• There’s a lot of consented wind that hasn’t been built because there’s no need at the moment. Add in to the mix the possibility (or probability, depending on who you listen to) that Manapouri’s output might become available to the grid. And the certainty that as solar PV and batteries combine to provide power below the cost at which it is delivered to homes, then consumers will move in that direction. The future is interesting: pretending that it’s not going to happen isn’t exactly helpful. The world, not just NZ, needs to be zero carbon as soon as possible, and – as Tony Seba demonstrates – the tech is rapidly becoming available.

  • Has anyone quantified the amount of additional generating capacity that will be required, say, per 25% tranche of the vehicle fleet (including cares, buses and and trucks) to go electric, or to electrify the train network? And how would the additional power be generated and distributed, and at at what cost?

    • That site is not a credible source. If you choose to get your “facts” from that sort of place, it’s not surprising you get them wrong. Do you share their view that CO2 is not a greenhouse gas?

    • Since the article is behind the FT’s paywall, it’s difficult to judge.

      And you didn’t answer my question…

  • You can read the article by googling Clayhill Solar Farm opening and looking for the FT article.
    The proof that it is uneconomic comes in the paragraph further down where the proponents want subsidies to remain.
    “Supporters of renewable energy and the government welcomed the Clayhill project, although the Solar Trade Association (STA), an industry group, suggested such “pathfinder” projects were likely to be an exception. Government subsidies would still be required to support the majority of solar projects in future if the ministers want to take advantage of the technology to help meet the UK’s carbon reduction targets, a spokeswoman for the STA said.”
    If it is so good, why do they need subsidies? Don’t they listen to Mr Seba?

    Someone elsewhere did a bit of analysis on the battery subsidy.
    “Most grid batteries are in fact competing in the enhanced frequency response market, which helps to smooth supply/demand imbalances in the grid on very short time scales measured from seconds to minutes (which is why they don’t need more than an hour or so of capacity relative to output). The most recent tender for EFR cleared at £7 to £12/MW/h of service provided. Assuming a full year of 8760 hours, this would be more remunerative at 7 to 12x6x8760 or £367,920 – £630,720p.a., less penalties for underperformance and net power purchase cost, which would be of the order of 0.5% of capacity, or about 263 MWh at say £40/MWh.”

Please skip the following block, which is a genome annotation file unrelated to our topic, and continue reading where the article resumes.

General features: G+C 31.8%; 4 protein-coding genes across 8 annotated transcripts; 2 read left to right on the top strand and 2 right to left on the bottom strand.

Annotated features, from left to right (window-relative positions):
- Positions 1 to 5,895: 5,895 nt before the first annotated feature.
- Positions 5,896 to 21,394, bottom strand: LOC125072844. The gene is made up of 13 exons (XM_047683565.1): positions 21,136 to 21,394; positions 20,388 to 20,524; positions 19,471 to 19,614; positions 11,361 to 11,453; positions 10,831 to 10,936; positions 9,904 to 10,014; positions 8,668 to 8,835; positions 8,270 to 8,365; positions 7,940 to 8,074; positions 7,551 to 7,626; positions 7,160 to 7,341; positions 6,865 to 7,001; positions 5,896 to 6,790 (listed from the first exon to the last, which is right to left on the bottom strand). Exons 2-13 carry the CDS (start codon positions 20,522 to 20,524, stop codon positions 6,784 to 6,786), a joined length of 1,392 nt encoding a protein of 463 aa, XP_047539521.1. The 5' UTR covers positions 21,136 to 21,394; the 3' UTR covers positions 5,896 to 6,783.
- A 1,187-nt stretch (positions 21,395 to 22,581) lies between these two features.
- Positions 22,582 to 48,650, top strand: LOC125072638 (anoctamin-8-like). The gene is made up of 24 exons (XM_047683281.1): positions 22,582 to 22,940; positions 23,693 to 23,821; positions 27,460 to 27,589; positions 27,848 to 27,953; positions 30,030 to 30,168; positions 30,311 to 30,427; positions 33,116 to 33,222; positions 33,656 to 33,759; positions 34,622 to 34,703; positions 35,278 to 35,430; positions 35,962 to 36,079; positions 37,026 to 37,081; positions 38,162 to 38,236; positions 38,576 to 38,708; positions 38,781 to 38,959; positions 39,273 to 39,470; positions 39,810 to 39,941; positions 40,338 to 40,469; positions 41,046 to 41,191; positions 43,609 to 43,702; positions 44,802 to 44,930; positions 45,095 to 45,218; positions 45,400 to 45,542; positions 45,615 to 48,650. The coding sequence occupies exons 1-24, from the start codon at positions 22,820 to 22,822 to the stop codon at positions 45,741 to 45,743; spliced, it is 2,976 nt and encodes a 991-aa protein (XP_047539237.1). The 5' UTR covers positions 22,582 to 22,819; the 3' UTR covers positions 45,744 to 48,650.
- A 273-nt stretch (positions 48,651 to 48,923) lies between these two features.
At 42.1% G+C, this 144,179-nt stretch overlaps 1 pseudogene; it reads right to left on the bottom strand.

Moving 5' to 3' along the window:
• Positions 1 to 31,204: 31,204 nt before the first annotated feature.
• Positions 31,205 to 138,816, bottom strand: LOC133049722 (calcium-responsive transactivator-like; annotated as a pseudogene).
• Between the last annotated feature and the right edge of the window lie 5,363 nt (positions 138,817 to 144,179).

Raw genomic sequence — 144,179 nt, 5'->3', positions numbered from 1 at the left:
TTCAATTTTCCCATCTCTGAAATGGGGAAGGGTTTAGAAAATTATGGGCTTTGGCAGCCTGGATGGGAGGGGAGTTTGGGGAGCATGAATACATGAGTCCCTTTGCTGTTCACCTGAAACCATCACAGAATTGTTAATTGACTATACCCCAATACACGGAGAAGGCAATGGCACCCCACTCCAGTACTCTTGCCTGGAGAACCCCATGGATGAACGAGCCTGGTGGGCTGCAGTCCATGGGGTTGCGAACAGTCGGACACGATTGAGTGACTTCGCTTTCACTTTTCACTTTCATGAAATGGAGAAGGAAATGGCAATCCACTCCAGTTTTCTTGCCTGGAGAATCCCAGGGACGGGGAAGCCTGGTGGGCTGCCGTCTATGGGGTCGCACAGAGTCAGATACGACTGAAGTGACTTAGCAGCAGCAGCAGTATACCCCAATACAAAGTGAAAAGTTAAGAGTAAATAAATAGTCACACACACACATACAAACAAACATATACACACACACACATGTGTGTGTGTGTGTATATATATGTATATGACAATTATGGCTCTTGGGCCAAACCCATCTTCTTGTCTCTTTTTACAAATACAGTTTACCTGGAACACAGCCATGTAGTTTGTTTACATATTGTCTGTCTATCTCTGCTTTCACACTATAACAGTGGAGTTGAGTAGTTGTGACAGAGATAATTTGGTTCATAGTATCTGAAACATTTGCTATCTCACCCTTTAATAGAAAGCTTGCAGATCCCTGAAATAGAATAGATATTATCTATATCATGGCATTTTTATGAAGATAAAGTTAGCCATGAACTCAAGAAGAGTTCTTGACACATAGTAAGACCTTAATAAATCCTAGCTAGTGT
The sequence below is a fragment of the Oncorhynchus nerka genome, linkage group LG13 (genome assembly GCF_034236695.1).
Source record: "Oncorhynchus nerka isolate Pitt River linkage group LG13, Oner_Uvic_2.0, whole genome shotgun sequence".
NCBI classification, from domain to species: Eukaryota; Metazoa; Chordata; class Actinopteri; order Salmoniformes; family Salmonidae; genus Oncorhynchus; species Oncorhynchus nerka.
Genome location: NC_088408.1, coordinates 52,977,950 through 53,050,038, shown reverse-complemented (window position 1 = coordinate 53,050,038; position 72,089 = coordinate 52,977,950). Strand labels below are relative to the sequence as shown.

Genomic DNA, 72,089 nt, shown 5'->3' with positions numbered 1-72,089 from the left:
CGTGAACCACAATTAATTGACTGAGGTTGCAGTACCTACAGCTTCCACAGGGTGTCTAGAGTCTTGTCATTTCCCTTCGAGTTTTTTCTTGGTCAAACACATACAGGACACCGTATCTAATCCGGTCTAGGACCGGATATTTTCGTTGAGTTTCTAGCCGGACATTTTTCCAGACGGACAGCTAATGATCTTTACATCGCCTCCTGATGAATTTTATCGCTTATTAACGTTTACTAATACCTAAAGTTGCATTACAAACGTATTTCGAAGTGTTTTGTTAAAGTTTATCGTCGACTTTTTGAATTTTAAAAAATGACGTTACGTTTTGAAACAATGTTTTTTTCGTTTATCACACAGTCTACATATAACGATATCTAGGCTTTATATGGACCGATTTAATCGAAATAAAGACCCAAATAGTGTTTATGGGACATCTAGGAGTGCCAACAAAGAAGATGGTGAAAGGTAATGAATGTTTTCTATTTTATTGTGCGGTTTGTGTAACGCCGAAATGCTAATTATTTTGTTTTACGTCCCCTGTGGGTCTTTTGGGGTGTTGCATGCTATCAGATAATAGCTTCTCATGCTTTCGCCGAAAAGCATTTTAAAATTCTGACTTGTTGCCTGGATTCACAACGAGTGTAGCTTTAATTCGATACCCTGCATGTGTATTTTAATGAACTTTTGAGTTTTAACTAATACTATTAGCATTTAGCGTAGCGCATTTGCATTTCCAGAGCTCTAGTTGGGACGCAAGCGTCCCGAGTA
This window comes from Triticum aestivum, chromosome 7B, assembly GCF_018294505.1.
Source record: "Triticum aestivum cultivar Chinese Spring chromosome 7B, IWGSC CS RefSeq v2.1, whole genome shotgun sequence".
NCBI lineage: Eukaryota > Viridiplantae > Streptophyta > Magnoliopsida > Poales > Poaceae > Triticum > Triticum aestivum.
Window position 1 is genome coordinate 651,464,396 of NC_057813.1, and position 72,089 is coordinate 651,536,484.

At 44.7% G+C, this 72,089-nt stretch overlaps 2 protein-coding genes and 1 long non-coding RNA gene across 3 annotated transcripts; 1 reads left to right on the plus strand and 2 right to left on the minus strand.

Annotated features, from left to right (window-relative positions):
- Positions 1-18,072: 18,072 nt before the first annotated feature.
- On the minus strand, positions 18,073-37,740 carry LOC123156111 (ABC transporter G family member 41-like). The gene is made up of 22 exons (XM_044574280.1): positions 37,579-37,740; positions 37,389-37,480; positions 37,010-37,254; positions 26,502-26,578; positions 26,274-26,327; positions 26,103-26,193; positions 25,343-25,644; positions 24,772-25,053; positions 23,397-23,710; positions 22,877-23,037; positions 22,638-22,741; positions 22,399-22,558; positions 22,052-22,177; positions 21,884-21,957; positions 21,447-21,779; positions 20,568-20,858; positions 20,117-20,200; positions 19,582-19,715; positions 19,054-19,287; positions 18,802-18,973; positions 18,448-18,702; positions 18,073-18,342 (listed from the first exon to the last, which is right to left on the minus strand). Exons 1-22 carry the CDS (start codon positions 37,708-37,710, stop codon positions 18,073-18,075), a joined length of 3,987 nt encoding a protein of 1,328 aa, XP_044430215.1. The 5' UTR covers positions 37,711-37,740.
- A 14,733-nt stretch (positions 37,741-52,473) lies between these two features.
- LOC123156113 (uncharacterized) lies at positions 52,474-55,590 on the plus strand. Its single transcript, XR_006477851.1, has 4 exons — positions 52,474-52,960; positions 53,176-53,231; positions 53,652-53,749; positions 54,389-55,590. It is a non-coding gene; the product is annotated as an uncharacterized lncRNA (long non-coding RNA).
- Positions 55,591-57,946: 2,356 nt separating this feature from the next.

So about $1M a year income to fix a problem caused by solar and windfarms having unreliable power with no inertia or droop.
    Another thing worth knowing is that solar plants consume more resources than they generate for places like NZ with the 2000 hours of sunshine a year.
    That makes it neither sustainable or renewable.

    • And yet they keep building them… Funny that. And vast amounts of wind, too…

      EROI is a complicated can of worms, and not one I particularly want to get into, but I will comment that you seem to choose an outlier for your reference. A literature survey last year suggested that for southern europe, the return was probably over 10. That equates to most of the North Island, in insolation potential.

      In any event, as I said above, what’s likely to happen in NZ is a significant increase in domestic solar rooftop installs, backed with batteries as they become more affordable. The critical factor is price to the end user, and as the video notes, that’s coming down fast. There are also battery technology improvements coming down the line.

  • Of course they keep building them. Almost all the plant gets massive subsidies – many earn more from the subsidies than they do from their generation. It is a no lose money tree for the developers. The price the consumer pays goes up to pay for the subsidies. That is why fuel poverty is a very real problem.

  • Here it shows that it is the renewable surcharge that has caused the rise in German power prices
    This is despite it is coal that provides most of Germany’s electricity.
    And there is a very good correlation between renewables penetration and domestic power price
    So the price to the end user is rising with more wind and solar. But then, what is data to someone with vision?

  • Your first reference doesn’t seem to support your reading of it.

    Power pricing is complex, it makes clear. And politics plays as big a part as technology. Meanwhile, the cost of solar pv continues to fall.

  • How do you interpret Figure 2? Or the note that the renewable energy levy makes up 23.6% of the price? Or even the embedded fact sheet?

    You can keep on repeating your talking points until you are blue in the face when confronted with things that don’t fit in your bubble, but sooner or later, you will hit reality. Even in Hawaii, they are there
    Note the comment from a solar proponent:
    “There are limits to what today’s grids can accommodate, and no amount of wishful thinking or dreaming of disruptive smart grid technologies or spin and hype from battery peddlers can change that in the short term.”

  • Bubble? Please stop arguing with straw men. Nobody is claiming that we can run everything on solar alone. You appear to believe that renewables have limited utility. The rest of the world appears to disagree with you. Better get used to it.